Lean is a Rumor, in China?


IndustryWeek : Eye On China

Interesting story here in IndustryWeek, generally talking about the state of manufacturing in China, but turning its eye to Lean:

When it comes to the current state of Chinese manufacturing efficiency, David Hemmings, president and CEO of consulting firm Pacific Rim Alliance, says, ‘Chinese companies, when compared to Western productivity numbers, are still very inefficient despite a great workforce ethic. It doesn't matter if wages are only $1.25 an hour if there are 2,000 extra people working to make up for their inefficiencies.'

That's the typical argument about why China “doesn't need” Lean. But labor savings is only ONE PART of the Lean story. It's frustrating when companies obsess over labor cost instead of thinking about how to increase value or how to unleash the creativity in their workforce. Of course, conventional wisdom says Chinese workers are compliant… so can you achieve Lean employee engagement in China? I'd assume that you could, but who has experience with this first hand?

From Hemmings' perspective, lean manufacturing is mostly a rumor in China. ‘Chinese-run companies don't have lean manufacturing, and workers won't stop production lines if they see something's wrong because the social and education system is based on Confucianism — which emphasizes loyalty, harmony and obedience, not questioning.'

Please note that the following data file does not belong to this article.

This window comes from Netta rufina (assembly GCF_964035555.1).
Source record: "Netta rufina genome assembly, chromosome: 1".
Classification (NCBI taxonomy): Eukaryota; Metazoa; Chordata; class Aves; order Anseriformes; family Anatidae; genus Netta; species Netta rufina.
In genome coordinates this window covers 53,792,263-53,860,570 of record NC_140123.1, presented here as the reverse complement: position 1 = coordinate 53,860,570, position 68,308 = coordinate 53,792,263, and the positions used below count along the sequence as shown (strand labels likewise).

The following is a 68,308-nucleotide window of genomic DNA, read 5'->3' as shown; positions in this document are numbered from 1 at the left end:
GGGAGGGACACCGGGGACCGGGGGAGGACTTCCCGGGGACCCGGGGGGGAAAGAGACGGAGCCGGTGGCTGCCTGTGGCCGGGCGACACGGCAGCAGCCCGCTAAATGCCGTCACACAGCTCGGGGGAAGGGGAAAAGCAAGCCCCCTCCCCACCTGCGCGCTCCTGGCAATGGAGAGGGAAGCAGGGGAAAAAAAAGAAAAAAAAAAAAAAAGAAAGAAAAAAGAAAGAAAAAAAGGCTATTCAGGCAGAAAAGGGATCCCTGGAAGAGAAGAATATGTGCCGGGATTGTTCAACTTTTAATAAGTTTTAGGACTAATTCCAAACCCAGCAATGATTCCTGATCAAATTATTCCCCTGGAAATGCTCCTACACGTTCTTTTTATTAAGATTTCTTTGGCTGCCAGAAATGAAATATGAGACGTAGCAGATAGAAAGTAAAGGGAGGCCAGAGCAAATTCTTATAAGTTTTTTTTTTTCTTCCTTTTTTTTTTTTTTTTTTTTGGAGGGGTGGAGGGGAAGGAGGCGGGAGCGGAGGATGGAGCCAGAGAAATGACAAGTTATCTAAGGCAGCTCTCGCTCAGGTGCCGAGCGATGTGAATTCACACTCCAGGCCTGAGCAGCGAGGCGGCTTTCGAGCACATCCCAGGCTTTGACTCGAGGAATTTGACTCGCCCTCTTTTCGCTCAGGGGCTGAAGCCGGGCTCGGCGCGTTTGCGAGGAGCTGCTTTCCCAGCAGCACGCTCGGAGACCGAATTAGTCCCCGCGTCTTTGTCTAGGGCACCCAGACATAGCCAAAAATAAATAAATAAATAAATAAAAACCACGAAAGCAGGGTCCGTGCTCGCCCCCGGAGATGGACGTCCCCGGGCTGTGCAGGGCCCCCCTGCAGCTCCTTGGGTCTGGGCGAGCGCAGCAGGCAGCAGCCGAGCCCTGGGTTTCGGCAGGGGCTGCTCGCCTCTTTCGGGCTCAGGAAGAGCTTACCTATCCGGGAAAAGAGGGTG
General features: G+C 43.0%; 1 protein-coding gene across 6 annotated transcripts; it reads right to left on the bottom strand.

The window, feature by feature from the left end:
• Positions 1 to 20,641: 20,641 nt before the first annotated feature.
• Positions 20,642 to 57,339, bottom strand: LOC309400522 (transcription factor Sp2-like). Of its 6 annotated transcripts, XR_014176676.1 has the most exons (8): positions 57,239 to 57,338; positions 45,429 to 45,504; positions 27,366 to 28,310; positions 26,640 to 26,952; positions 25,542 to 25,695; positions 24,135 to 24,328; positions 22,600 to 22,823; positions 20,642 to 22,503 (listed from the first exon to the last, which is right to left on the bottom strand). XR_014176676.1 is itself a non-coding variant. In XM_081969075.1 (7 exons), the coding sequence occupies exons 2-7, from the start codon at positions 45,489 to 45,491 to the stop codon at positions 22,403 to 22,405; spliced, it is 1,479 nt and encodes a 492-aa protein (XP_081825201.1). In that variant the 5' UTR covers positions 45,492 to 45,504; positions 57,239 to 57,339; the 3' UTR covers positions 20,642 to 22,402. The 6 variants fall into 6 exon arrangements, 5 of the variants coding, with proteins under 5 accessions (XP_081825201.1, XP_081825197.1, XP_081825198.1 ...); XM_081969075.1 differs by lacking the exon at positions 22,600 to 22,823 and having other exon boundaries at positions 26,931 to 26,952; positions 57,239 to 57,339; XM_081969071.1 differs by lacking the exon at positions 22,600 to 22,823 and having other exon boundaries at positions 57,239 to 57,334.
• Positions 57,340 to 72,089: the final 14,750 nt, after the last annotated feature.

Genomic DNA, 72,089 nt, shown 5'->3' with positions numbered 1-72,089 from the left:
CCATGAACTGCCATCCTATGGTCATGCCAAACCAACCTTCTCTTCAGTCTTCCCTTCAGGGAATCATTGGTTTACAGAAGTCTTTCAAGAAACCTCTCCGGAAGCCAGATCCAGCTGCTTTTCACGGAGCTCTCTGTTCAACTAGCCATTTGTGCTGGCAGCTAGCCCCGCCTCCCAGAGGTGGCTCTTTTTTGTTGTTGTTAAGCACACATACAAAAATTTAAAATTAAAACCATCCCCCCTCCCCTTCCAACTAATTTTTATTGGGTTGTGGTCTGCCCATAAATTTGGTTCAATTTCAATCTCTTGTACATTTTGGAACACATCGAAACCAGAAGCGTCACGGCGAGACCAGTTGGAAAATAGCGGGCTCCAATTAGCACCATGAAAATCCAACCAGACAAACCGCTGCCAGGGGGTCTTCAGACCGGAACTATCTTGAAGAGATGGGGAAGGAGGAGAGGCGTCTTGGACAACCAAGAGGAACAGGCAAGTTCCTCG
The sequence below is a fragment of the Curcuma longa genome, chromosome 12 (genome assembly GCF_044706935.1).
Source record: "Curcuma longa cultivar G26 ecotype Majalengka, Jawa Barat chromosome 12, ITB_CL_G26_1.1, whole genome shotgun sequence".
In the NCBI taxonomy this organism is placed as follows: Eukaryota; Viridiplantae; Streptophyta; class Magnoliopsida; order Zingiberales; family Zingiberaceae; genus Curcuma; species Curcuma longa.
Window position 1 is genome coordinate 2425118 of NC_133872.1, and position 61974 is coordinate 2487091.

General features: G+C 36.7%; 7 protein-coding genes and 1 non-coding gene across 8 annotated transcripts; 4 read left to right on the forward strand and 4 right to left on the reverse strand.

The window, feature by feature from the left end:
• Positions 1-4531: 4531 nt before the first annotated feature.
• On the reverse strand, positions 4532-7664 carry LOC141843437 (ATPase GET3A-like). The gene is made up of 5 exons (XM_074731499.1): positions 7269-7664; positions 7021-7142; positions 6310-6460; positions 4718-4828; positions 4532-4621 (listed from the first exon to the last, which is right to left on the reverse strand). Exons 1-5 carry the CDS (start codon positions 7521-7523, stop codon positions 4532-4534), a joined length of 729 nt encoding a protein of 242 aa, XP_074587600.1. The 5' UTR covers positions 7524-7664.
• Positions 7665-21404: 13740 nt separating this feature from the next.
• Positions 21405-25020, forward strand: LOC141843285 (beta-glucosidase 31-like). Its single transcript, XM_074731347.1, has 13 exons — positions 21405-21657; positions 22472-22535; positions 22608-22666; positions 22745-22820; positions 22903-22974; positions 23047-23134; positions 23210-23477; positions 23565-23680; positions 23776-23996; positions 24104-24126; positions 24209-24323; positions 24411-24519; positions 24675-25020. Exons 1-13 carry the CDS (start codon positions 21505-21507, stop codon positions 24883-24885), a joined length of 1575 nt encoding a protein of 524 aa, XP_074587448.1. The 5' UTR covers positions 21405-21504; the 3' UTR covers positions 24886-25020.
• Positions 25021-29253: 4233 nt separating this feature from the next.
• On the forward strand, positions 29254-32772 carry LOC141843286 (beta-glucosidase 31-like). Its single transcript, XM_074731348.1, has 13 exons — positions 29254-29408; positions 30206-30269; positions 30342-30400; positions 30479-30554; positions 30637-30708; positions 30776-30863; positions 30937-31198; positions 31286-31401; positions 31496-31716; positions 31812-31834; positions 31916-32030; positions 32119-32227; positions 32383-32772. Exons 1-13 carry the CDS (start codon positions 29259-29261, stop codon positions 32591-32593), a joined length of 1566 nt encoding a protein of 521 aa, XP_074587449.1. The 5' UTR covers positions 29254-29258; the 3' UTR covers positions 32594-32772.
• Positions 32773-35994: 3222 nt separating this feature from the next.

Ah, obedience. That's exactly what many top-down command-and-control managers and executives want. I wrote about that three years ago, when an article appeared in the WSJ saying that many companies are “Soviet” in nature. Lean leaders DO want employees who question things, coming up with ideas, and innovating.

As he sees it, the Chinese government does not encourage lean manufacturing because ‘it wants to spread the wealth and create more jobs, not less. Additionally, it wants companies to take on cost and the burden of social responsibility.' The lack of lean manufacturing, he adds, is one of the reasons why only three out of the top 10 Chinese car companies are local domestic producers.

This seems backwards. If you want the company to create more jobs, the way to be successful and sustainable is to be Lean. Look at the huge market there — use Lean, get more efficient, and then GROW. That is a possible strategy for Lean, right? Lean and productivity improvement create wealth. Having a Chinese economy that's a “jobs bank” won't be good for them in a long run. What do you think?

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Mark Graban
Mark Graban is an internationally-recognized consultant, author, and professional speaker, and podcaster with experience in healthcare, manufacturing, and startups. Mark's new book is The Mistakes That Make Us: Cultivating a Culture of Learning and Innovation. He is also the author of Measures of Success: React Less, Lead Better, Improve More, the Shingo Award-winning books Lean Hospitals and Healthcare Kaizen, and the anthology Practicing Lean. Mark is also a Senior Advisor to the technology company KaiNexus.


  1. I’ve never been to China, but I will soon go there, to teach Lean actually. We have affiliates in China doing Lean production successfully and I will go there to teach them about Lean in business processes.